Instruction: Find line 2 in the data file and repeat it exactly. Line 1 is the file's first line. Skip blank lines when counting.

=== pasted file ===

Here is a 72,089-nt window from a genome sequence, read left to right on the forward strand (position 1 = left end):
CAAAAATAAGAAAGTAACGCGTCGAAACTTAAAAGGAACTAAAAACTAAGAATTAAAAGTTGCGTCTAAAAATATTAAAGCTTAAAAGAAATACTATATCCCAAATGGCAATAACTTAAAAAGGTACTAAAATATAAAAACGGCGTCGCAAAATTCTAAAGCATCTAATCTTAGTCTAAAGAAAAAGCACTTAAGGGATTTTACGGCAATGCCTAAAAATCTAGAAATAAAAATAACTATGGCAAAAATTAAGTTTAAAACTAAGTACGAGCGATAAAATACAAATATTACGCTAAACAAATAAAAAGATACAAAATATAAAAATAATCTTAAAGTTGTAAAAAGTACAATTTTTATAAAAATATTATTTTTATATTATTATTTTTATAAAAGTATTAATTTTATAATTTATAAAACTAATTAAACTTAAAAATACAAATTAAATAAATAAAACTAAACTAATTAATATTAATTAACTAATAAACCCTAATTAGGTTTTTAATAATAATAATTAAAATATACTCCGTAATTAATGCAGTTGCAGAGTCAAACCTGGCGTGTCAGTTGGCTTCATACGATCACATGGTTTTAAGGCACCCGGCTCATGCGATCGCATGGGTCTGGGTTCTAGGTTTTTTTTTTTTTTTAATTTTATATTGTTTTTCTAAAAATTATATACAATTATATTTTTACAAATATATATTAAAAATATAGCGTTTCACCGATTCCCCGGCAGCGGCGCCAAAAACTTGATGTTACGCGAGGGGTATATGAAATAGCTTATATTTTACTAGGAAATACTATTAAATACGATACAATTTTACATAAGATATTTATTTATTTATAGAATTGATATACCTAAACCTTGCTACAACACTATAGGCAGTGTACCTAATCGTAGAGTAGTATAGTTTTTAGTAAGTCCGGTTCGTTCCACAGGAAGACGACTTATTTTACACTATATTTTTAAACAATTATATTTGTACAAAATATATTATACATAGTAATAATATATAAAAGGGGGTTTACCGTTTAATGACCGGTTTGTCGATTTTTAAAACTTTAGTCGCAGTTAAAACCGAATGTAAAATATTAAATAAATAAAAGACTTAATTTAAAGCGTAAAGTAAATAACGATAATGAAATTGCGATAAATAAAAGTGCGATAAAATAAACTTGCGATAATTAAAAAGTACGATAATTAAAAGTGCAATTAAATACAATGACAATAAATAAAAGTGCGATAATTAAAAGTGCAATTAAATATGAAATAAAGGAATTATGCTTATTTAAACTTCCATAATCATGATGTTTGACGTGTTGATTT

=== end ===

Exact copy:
CAAAAATAAGAAAGTAACGCGTCGAAACTTAAAAGGAACTAAAAACTAAGAATTAAAAGTTGCGTCTAAAAATATTAAAGCTTAAAAGAAATACTATATCCCAAATGGCAATAACTTAAAAAGGTACTAAAATATAAAAACGGCGTCGCAAAATTCTAAAGCATCTAATCTTAGTCTAAAGAAAAAGCACTTAAGGGATTTTACGGCAATGCCTAAAAATCTAGAAATAAAAATAACTATGGCAAAAATTAAGTTTAAAACTAAGTACGAGCGATAAAATACAAATATTACGCTAAACAAATAAAAAGATACAAAATATAAAAATAATCTTAAAGTTGTAAAAAGTACAATTTTTATAAAAATATTATTTTTATATTATTATTTTTATAAAAGTATTAATTTTATAATTTATAAAACTAATTAAACTTAAAAATACAAATTAAATAAATAAAACTAAACTAATTAATATTAATTAACTAATAAACCCTAATTAGGTTTTTAATAATAATAATTAAAATATACTCCGTAATTAATGCAGTTGCAGAGTCAAACCTGGCGTGTCAGTTGGCTTCATACGATCACATGGTTTTAAGGCACCCGGCTCATGCGATCGCATGGGTCTGGGTTCTAGGTTTTTTTTTTTTTTTAATTTTATATTGTTTTTCTAAAAATTATATACAATTATATTTTTACAAATATATATTAAAAATATAGCGTTTCACCGATTCCCCGGCAGCGGCGCCAAAAACTTGATGTTACGCGAGGGGTATATGAAATAGCTTATATTTTACTAGGAAATACTATTAAATACGATACAATTTTACATAAGATATTTATTTATTTATAGAATTGATATACCTAAACCTTGCTACAACACTATAGGCAGTGTACCTAATCGTAGAGTAGTATAGTTTTTAGTAAGTCCGGTTCGTTCCACAGGAAGACGACTTATTTTACACTATATTTTTAAACAATTATATTTGTACAAAATATATTATACATAGTAATAATATATAAAAGGGGGTTTACCGTTTAATGACCGGTTTGTCGATTTTTAAAACTTTAGTCGCAGTTAAAACCGAATGTAAAATATTAAATAAATAAAAGACTTAATTTAAAGCGTAAAGTAAATAACGATAATGAAATTGCGATAAATAAAAGTGCGATAAAATAAACTTGCGATAATTAAAAAGTACGATAATTAAAAGTGCAATTAAATACAATGACAATAAATAAAAGTGCGATAATTAAAAGTGCAATTAAATATGAAATAAAGGAATTATGCTTATTTAAACTTCCATAATCATGATGTTTGACGTGTTGATTT